Even though I am on exchange in a foreign country, I am still a student, so I spend the majority of my waking hours at school or working on homework. After 2 months, I have already fully integrated into my school. For me, this is more than just being welcomed, but I have become a part of my school community and am never treated as the “exchange student,” which can be a good and a bad thing, depending on the situation! I take it as a compliment that the my classmates and the profes (teachers) think my Spanish can handle being held to the same grading and participation standards as everyone else. Occasionally, especially when I am really tired, I think it would be nice not to do the homework or study for the tests, but I remind myself that me meeting the expectations of a normal student is partly the reason why I am a “normal” student. One thing I love about my classes here in México is the variety of classwork and projects we do, something that I did not have in my high school experience in the United States. Also, 90% of the assignments are with a partner or in a group whereas practically all of my schoolwork in the United States was individual.

Some of my more memorable assignments include:

Drawing all the bones of the hand on my hand for Human Anatomy

Building a three-dimensional cone and then cutting it to demonstrate the 4 conic curves for Calculus

Acting and improvisation exercises in Literature

Reading a 23-page essay (in Spanish!) about St. Thomas and his view of the relationship between faith and reason and then creating a visual map for Theory of Knowledge

Designing a poster to deter teen pregnancies for Marketing

Building a scale model of all bones of the human thorax (vertebrates, ribs, and sternum) out of paper maché for Human Anatomy

Creating lots of PowerPoint presentations, writing some essays, and participating in a handful of debates

Outside of classes, I joined my school’s Model United Nations (MUN) team, and we had our first conference on October 5-7, 2017. The week before the conference was hectic as I tried to learn the very specific rules of protocol, researched my assigned country and the issues as in-depth as possible, and wrote 2 position papers. I represented the Arab Republic of Egypt in Security Council where we discussed, debated, and formulated potential resolutions to the issue of weapons development and its effects on international security for 8-12 hours for 3 days. Talk about international…the exchange student from the United States living in México who everyone thinks is from China or Japan represented Egypt! I loved the experience, all the discussion and debating and sharing of ideas as we worked towards a goal of world peace from such different perspectives.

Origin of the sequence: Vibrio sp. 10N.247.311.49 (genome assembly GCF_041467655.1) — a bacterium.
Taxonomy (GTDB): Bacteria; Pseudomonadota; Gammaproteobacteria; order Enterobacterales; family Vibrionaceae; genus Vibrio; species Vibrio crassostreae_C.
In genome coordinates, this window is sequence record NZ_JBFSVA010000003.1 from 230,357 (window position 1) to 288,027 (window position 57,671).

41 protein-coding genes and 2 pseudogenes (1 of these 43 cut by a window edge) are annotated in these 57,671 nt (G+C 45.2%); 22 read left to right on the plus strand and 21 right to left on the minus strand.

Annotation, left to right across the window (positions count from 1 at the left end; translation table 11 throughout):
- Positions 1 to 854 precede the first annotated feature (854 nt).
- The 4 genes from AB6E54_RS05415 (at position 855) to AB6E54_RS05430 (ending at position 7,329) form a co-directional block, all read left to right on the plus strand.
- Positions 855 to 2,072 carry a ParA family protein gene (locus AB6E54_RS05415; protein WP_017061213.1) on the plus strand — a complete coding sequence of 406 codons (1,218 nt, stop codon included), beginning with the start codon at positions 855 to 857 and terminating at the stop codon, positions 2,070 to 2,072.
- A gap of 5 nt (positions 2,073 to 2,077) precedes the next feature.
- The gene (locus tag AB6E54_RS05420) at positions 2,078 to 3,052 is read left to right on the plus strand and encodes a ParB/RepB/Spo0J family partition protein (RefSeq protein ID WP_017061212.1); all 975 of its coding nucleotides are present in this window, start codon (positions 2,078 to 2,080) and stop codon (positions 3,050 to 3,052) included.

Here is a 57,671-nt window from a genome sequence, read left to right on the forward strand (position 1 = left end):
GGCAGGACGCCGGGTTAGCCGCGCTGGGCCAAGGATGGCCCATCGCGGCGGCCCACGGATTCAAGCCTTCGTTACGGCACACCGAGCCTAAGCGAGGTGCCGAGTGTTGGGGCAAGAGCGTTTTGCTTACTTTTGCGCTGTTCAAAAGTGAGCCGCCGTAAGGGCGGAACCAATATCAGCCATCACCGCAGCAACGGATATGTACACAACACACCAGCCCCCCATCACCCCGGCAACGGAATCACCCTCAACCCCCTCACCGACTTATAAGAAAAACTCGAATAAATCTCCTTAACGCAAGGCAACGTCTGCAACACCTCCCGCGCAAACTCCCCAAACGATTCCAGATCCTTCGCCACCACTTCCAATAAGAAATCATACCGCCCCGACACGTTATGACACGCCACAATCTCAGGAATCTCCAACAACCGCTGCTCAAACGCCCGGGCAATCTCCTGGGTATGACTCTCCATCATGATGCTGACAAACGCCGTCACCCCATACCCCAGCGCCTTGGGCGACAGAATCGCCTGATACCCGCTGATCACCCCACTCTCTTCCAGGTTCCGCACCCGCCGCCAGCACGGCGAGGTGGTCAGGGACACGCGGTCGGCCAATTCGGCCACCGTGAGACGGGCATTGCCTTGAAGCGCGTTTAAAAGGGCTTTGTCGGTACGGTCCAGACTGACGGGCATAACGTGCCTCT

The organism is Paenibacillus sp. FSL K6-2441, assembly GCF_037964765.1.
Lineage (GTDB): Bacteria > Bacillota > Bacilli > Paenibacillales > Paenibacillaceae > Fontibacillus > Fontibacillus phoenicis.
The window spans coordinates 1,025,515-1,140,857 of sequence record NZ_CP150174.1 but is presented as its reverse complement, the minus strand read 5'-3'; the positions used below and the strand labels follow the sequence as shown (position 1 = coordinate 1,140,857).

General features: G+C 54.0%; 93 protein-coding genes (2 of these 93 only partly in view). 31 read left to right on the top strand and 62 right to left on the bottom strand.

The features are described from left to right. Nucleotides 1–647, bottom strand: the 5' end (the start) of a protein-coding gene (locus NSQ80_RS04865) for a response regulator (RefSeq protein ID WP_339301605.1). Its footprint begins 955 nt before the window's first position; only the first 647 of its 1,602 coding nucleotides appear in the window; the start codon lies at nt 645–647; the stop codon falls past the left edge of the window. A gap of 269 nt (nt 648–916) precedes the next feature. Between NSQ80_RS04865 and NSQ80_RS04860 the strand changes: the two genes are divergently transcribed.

It was at the MUN Conference where I realized how far my Spanish has come in just 2 short months. MUN was held in English, and I constantly found Spanish coming to my mind first and I would have to switch to English. I now think first in Spanish (far from perfect Spanish, but it is definitely not English!) and automatically respond in Spanish. When I hear Spanish, I don’t translate into English; I simply understand. I still get confused every day and have to ask for clarification quite often, but that is a good thing. Because every time I ask and am not afraid to admit that I am lost, I learn something and improve instead of remaining in the dark (I also have very patient friends and host family!)

If you have any questions, comments, or feedback, leave them in the comments or send me a private message, and I will do my best to reply. Thank you for reading, and ¡hasta luego!

Mon, October 16, 2017

  • Kate, Outbound to Mexico

September 27, 2017

Hola de Puebla, México! I have now been on my Rotary Youth Exchange here in México for almost two months, and my last month has been quite interesting to say the least. Living as an exchange student is experiencing life in a year with both ups and downs. For any future exchange students, I think it’s important to go into exchange with realistic expectations. I’ve already shared some of the positives that I’ve experienced, so here I am going to also share a few unusual challenges that I have faced. These difficulties are not easy, but they are ultimately what can make us stronger and more resilient.